For those just joining us, I am reviewing the various issues related to the genealogies of Genesis 5 and 11 (see part 1 and part 2 of the series). My goal is to better understand what we evangelical Christians ought to believe regarding the lifespans of ancient humans before and after the Flood. This week, we continue our discussion with a review of William Henry Green’s 1890 article “Primeval Chronology,” published in Bibliotheca Sacra (vol. 47, pp. 285-303). Green was a well-known Presbyterian theologian and for nearly fifty years a professor at Princeton Theological Seminary. Since his article is widely cited and influential, it makes sense to begin our close inspection of the Genesis genealogies here. You can find a free copy easily using Google.
The following article has been reblogged with permission from Todd’s Blog. The views expressed reflect those of the author, and not necessarily those of New Creation.
Green begins his article with an unfortunate over-estimate of the subject’s importance:
“The question of the possible reconciliation of the results of scientific inquiry respecting the antiquity of man and the age of the world with the Scripture chronology has been long and earnestly debated. On the one hand, scientists, deeming them irreconcilable, have been led to distrust the divine authority of the Scriptures; and, on the other hand, believers in the divine word have been led to look upon the investigations of science with an unfriendly eye, as though they were antagonistic to religious faith. In my reply to Bishop Colenso in 1863, I had occasion to examine the method and structure of the biblical genealogies, and incidentally ventured the remark that herein lay the solution of the whole matter.”
Green is correct that the age of the creation is a point of contention between some theologians and scientists; however, that is by no means the entire debate. Contemporaries of Green in the United States were hotly arguing over the question of evolution and design. That debate wasn’t prominent at Princeton, but it was certainly common in the U.S. Let us remember that the whole of science and faith does not rest on interpreting the genealogies correctly (I’ll say more about that in a future article).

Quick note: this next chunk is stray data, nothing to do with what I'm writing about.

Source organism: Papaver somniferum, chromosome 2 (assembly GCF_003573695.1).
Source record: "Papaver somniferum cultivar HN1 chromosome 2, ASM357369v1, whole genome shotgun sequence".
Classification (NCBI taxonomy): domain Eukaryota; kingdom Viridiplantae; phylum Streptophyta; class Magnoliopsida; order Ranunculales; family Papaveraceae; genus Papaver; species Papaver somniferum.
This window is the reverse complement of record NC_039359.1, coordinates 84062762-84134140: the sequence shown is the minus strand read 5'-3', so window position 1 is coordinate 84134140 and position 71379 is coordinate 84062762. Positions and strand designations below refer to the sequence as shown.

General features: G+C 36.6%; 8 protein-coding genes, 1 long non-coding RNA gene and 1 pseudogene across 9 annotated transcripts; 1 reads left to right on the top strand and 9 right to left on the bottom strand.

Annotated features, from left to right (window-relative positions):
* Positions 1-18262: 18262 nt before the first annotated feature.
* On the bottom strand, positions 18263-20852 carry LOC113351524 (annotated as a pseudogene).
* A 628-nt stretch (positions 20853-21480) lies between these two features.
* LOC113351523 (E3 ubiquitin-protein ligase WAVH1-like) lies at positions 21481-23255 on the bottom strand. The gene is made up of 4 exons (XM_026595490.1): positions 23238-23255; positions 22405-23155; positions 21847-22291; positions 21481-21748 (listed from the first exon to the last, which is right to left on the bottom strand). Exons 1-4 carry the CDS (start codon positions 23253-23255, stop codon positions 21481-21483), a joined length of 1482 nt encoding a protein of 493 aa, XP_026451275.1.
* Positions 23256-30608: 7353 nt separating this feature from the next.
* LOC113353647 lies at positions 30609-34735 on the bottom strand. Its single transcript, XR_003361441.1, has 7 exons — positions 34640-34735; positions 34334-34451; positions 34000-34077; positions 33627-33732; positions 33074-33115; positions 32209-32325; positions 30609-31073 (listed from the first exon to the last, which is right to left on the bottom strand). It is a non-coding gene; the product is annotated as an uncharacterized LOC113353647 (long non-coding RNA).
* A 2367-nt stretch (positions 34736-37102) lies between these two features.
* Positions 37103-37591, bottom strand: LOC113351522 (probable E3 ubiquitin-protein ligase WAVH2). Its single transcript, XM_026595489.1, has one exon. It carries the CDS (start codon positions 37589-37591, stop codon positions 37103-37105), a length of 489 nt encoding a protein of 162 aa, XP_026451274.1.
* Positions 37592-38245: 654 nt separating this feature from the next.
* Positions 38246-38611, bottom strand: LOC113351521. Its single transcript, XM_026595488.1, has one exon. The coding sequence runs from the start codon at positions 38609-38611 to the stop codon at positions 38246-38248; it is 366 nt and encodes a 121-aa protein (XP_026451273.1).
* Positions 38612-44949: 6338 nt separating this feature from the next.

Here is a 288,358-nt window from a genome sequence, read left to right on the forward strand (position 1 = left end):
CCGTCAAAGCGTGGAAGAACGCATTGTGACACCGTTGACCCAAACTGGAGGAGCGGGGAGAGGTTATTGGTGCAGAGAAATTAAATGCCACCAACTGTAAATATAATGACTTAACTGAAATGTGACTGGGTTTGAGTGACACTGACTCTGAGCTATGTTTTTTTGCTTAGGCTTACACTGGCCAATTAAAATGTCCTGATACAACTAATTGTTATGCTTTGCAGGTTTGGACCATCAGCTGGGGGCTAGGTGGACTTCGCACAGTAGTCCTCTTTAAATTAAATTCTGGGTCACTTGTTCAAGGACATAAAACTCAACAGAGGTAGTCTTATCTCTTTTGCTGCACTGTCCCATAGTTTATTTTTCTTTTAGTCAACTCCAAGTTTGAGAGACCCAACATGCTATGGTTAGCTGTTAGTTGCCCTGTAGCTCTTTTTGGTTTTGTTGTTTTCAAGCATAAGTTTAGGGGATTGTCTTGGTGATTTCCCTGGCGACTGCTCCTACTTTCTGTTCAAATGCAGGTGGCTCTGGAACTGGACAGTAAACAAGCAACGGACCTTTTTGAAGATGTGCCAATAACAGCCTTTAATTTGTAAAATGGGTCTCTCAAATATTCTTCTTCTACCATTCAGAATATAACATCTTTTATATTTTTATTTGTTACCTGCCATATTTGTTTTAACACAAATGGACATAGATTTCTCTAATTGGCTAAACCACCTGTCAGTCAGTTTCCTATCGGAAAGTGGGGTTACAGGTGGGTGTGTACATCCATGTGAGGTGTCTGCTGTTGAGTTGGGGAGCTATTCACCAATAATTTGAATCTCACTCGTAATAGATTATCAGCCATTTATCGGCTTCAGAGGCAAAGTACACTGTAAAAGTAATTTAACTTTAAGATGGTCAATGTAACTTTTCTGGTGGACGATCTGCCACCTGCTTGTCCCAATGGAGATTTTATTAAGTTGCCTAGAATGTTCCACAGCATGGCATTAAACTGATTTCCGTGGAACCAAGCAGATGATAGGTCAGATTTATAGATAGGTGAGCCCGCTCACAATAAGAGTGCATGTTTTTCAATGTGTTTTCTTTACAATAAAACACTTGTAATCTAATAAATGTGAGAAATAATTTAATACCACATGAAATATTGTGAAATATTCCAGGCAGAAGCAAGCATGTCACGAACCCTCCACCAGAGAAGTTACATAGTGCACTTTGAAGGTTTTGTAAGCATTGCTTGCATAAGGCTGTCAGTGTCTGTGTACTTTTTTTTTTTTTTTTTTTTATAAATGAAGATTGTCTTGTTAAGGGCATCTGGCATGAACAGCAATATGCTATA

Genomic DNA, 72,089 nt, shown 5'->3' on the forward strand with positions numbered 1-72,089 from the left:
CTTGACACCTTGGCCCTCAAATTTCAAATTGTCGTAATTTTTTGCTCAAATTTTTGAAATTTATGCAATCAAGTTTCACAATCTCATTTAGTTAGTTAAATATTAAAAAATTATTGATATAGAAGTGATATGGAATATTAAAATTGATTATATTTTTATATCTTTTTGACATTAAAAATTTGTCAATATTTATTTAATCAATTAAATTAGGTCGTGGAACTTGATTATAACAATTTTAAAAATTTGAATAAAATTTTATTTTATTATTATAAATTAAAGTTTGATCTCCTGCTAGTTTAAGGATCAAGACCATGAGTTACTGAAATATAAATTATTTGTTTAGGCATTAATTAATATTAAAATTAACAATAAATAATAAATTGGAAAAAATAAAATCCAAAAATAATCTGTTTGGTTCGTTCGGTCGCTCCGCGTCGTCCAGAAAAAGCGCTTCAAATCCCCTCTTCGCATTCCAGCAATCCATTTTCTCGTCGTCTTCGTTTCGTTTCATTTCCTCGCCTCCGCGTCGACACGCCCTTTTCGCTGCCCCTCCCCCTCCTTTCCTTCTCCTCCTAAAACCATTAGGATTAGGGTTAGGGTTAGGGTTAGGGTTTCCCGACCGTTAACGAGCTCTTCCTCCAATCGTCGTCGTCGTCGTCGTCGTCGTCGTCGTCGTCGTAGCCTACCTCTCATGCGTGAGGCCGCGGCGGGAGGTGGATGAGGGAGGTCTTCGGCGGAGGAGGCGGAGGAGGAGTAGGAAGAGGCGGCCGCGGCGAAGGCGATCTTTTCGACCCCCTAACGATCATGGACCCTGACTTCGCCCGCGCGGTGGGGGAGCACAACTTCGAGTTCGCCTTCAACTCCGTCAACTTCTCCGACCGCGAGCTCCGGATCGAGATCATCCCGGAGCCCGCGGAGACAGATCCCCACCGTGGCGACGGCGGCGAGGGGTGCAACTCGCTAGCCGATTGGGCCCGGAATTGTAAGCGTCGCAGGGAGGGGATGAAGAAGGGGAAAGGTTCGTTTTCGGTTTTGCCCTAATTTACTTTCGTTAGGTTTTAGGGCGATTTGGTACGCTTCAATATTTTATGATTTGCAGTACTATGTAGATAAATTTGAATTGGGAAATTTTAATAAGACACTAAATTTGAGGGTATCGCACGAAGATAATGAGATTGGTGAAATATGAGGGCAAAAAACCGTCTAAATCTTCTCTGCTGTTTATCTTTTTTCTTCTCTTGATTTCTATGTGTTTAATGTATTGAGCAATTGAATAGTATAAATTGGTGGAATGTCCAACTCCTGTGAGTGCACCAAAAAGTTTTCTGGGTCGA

The rest of the paper is divided into two sections. In the first, he rehearses the various reasons from the Bible itself that genealogies are frequently edited and abridged. The reality of abridged genealogies is undeniable, and I will not dwell upon that here. I’m far more interested in the second part of the article, where Green addresses the Genesis genealogies directly. After all, those genealogies are the ones I’m interested in.
The primary question he addresses is whether or not Genesis 5 and 11 have been abridged. His first point (helpfully numbered for us) is that by analogy, we shouldn’t just assume that the Genesis 5 and 11 genealogies are complete. Since many other genealogies in the Bible are abridged in some way, it would seem that genealogies were just abridged as a matter of course. I would say this is his strongest point, such as it is. He overplays it, though, when he tries to say that there are no other biblical genealogies comparable to Genesis 5 and 11 by which gaps could be deduced. He’s obviously aware of Matthew, Luke, and 1 Chronicles, so he must mean some kind of independent source. (In other words, the later versions of the primeval genealogies copy from Genesis.) On that point, I’m not sure he can claim that any of the other genealogies that he cited in the first part of the article are truly independent sources. Surely some of those were copied from earlier passages of Scripture? This is important because the genealogies of Luke, Matthew, and 1 Chronicles are the same as Genesis 5 and 11, with the exception of the extra Cainan in Luke.